Around 8:00, the night of Sunday, June 11, 1871, neighbors heard gunshots from the drug store. They went inside and found Amelia Berry lying on the floor, mortally wounded. On the floor above, they found Edward, insensible, with a bullet through his brain. The room was in disarray, and some of the furniture was broken. Edward died soon after, and Amelia died around 11:00 the following night.
The community was shocked by the tragedy. The story spread quickly, but the motive for the shooting was a mystery. Both brother and sister had always been respected members of society. Amelia was seen as kind and energetic and praised for her competence in running the drug store. Edward was steady, industrious, and sober. Both had always been on the best of terms with each other.
Two narratives circulated to explain the tragedy. One said that Edward wanted Mary to accompany him to a German picnic held on the outskirts of town that afternoon. When she refused, he became quite angry and went to the picnic alone. When he returned, he was under the influence of alcohol and still angry. He argued with his sister, then went upstairs and started breaking chairs. Amelia followed him upstairs, and the quarrel resumed. When she turned to leave, he drew a pistol and shot her in the back. He then turned the pistol on himself.
The other story said that Edward returned from the picnic and found Mr. Schirenberg, the editor of Fortschrit, a German weekly newspaper, there. Schirenberg had been paying some attention to Amelia, and Edward disapproved. The two began to quarrel and when it looked like it would turn violent, Amelia stepped between them and tried to stop it. Edward drew his pistol and shot, but the bullet intended for Schirenberg hit Amelia in the side. In a moment of desperation, after seeing what he had done, Edward rushed upstairs and shot himself.
The next day, the coroner held an inquest on the shootings. Capt. Peisner, who lived next door, testified that he heard a loud quarrel between Edward and Schirenberg. As he went to see what was happening, he heard three shots fired in succession. On entering the drug store, he heard two more shots fired. Inside he saw Schirenberg assisting Amelia into her room.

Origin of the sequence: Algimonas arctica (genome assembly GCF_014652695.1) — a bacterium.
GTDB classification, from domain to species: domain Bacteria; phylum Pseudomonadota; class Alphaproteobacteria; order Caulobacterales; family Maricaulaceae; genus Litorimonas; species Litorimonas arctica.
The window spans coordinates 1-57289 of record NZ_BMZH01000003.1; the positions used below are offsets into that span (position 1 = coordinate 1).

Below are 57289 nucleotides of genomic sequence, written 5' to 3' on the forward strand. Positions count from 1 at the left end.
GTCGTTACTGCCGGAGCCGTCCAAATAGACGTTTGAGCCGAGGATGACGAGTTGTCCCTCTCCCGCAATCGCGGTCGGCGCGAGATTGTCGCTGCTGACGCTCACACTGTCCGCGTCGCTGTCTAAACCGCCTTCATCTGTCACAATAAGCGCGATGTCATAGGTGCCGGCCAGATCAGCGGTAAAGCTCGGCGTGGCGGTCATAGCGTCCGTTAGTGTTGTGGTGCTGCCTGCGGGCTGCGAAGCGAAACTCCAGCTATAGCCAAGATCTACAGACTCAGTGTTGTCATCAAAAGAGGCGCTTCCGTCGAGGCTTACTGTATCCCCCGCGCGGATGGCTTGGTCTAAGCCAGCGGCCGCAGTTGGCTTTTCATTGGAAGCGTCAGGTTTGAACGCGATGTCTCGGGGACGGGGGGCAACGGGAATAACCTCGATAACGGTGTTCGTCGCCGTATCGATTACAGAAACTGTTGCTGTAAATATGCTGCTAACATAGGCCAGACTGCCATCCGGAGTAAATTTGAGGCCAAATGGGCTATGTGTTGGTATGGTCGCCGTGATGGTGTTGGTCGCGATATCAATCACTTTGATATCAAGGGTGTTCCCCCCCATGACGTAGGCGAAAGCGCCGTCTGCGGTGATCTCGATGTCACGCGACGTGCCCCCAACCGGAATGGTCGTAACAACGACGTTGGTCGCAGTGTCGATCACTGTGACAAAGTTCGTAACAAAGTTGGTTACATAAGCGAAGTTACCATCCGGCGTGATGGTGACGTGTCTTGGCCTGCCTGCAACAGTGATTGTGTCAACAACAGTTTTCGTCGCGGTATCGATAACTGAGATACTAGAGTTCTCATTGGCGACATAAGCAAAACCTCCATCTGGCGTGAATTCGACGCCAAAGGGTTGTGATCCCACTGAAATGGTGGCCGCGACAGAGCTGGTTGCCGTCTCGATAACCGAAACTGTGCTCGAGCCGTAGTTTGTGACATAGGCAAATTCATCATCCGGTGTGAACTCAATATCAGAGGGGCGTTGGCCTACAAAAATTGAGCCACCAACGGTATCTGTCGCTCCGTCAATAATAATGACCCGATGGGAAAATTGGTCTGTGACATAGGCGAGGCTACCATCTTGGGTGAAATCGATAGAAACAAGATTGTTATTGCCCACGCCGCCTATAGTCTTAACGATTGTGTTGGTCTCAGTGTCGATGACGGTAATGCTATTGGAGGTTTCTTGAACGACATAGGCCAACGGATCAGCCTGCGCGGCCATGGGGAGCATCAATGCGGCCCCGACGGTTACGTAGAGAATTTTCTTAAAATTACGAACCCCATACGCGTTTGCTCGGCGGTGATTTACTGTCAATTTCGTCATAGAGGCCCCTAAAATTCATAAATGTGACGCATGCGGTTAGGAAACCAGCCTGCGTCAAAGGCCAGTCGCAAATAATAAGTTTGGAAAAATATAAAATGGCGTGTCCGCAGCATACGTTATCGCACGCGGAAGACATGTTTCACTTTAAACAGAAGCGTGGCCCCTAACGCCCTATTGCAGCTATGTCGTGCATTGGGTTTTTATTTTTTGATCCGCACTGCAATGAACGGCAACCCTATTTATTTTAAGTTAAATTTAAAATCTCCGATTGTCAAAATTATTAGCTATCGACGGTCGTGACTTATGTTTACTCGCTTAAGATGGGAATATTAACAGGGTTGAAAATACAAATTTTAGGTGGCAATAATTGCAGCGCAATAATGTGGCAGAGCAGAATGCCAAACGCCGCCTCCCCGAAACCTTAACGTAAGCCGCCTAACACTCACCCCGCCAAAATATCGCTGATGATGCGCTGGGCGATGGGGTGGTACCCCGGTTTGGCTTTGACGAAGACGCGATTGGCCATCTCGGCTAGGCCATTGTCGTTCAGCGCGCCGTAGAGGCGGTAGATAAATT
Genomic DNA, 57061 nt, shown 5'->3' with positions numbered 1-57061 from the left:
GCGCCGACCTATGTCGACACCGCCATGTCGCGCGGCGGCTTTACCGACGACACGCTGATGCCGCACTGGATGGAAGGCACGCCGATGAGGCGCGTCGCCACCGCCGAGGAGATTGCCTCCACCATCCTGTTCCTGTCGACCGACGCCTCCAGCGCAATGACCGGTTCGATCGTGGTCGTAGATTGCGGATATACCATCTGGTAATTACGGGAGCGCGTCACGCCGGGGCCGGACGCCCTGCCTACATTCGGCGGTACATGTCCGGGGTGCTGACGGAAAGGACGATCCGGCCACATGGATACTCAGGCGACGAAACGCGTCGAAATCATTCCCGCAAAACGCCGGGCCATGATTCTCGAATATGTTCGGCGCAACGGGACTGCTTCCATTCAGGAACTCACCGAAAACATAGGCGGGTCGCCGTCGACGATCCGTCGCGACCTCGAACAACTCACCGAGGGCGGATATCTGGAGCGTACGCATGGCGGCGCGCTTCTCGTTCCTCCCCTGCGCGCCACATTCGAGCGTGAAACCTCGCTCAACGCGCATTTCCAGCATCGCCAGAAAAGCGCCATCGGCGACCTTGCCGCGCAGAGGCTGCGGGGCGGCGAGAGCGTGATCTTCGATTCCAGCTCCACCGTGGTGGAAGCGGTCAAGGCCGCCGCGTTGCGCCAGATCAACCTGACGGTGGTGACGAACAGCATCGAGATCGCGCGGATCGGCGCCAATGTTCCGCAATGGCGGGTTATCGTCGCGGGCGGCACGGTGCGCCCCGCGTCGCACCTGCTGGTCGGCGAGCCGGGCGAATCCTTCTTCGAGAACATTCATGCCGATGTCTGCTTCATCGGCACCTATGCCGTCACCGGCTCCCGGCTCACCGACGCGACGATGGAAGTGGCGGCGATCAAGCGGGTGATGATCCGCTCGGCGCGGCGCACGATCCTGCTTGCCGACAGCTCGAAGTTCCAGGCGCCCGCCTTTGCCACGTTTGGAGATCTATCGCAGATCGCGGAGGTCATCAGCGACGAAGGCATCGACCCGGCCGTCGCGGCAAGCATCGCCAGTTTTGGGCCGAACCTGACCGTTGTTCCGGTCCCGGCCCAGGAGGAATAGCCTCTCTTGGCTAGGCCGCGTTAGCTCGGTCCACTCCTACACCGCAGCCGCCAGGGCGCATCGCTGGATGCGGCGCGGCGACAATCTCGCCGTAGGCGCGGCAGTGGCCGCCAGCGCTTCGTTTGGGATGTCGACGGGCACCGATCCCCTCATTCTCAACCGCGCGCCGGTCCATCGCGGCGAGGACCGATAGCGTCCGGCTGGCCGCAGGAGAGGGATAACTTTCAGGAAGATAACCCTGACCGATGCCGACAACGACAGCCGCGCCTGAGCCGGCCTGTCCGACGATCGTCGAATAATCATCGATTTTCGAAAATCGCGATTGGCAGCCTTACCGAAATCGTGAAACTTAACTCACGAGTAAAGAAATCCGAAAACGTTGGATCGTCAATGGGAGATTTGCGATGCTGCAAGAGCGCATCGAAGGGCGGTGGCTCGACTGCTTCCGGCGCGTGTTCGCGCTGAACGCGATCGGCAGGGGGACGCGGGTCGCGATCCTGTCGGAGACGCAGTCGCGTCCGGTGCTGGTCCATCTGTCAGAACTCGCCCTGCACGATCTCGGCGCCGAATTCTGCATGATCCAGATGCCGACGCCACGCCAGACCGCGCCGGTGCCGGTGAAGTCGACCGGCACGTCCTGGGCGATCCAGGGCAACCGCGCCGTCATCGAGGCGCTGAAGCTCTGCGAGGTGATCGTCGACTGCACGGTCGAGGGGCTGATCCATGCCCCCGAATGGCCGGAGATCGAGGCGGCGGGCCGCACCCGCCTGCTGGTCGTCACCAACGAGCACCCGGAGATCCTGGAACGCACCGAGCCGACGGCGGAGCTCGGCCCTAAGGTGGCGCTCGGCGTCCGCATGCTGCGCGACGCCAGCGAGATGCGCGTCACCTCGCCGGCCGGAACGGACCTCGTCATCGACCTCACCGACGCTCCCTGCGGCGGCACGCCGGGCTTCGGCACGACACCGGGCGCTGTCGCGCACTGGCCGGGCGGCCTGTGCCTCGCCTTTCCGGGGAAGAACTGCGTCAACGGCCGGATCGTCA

Mary Clarenbach testified that Edward had returned from the picnic and did not want to eat the dinner Amelia had prepared for him. They began to argue. Edward said Amelia had not treated him like a brother and threatened to leave if she did not pay him the bonds that she owed him. The argument became more heated, and Edward drew his pistol and shot Amelia. He ran upstairs and made a great deal of fuss. Mary went up to try and take the pistol from him. He fired at her and missed. Then he pointed the pistol at himself and fired twice. The first shot missed him, but the second entered his eye and came out the back of his head.
There had been no words between Schirenberg and Edward, Mary said, at the time Schirenberg was outside in the garden.
The foreman of the jury wanted to hear testimony from Schirenberg and from Dr. Thompson, who had been present when Amelia updated her will, knowing that she was dying. The coroner refused, saying the neice’s testimony was sufficient to show how Edward Hofius died.
The jury rendered a verdict that Edward came to his death from a pistol shot fired from his own hand. However, three jurors, including the foreman, refused to sign the verdict. But, since they needed the verdict before burying Edward, they agreed to sign under protest.
The resulting verdict did not satisfy the community; some believed that the manner of Edward’s death was open to doubt. A bullet was lodged in the wall near where the body was lying, and there was a mark on the wall showing that another bullet had glanced off. From the position of the mark, it did not appear that Edward could have fired the shot that made it. Some believed the shots had been fired by Schirenberg. A second inquest held the following day returned the same verdict.
The suicide theory was given some credence by a family history that was plagued by suicide. Amelia’s husband had died by his own hand, and another brother of Amelia and Edward had committed suicide in Switzerland.
“Double Tragedy in Jefferson City, MO,” National Police Gazette, June 24, 1871.
“A Double Tragedy!!,” The Peoples' Tribune, June 14, 1871.
“A Dreadful Tragedy,” Warrenton Banner, June 27, 1871.
“Horrible Tragedy,” The Missouri Republican, June 14, 1871.